Rhino / Rhinoceros: Experimental Cinema and the Migrant Condition
- Author(s): Greene, Shelleen
- et al.
Published Web Locationhttps://doi.org/10.5070/C382038024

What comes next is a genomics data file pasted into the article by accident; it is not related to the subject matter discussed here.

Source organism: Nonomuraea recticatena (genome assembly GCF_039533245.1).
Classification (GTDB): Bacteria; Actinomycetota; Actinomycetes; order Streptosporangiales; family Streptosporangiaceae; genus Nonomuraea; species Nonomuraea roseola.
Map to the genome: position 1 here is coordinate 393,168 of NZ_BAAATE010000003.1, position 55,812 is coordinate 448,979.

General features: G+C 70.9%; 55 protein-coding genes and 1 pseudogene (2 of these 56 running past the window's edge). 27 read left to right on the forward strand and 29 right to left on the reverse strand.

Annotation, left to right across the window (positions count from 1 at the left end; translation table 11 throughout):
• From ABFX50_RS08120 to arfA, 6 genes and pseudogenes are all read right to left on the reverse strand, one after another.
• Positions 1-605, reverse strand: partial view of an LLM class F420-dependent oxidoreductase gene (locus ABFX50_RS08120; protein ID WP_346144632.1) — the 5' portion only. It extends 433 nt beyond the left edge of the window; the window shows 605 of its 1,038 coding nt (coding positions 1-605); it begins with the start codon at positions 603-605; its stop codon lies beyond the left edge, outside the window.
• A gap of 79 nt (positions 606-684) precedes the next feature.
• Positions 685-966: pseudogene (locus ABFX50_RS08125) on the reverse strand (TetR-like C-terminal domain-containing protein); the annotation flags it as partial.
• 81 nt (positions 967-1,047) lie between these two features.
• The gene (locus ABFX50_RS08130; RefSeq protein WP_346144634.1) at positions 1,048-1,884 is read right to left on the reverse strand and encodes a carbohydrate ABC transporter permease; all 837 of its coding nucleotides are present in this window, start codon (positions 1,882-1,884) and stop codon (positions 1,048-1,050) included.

This essay examines two films by Kevin Jerome Everson: Rhinoceros (2013) and Rhino (2017). Rhinoceros is an imagined staging of the last speech of the first Duke of Florence, Alessandro de’ Medici (1510-1537), also known as the first black European head of state due to his mixed Italian and African ancestry. For de’ Medici’s speech, Rhinoceros uses one of the last communiqués of Mummar al-Gaddafi, then recently deposed as head of the Libyan state by the Arab Spring. Once staunchly anti-imperialist, Gaddafi’s last years were marked by new political and economic relations with Western nations, notably the 2008 “friendship treaty” orchestrated with then Prime Minister Silvio Berlusconi. By having de’ Medici speak the words of one of the most polarizing African leaders of the last forty years, Rhinoceros merges the politics of early modern Italy with the country’s colonial legacies in north and east Africa. Rhino imagines the final days leading up to Duke Alessandro’s 1537 assassination, with de’ Medici’s narrative told alongside interviews with African migrants in present-day Florence. In Rhino, the historic presence of Africans within the Italian peninsula is paralleled to contemporary African migration to Italy. I argue Rhinoceros and Rhino not only reveal the ironies of postcolonial Italy at the beginning of the 21st century, but also participates in the construction of the archive of Black Italy.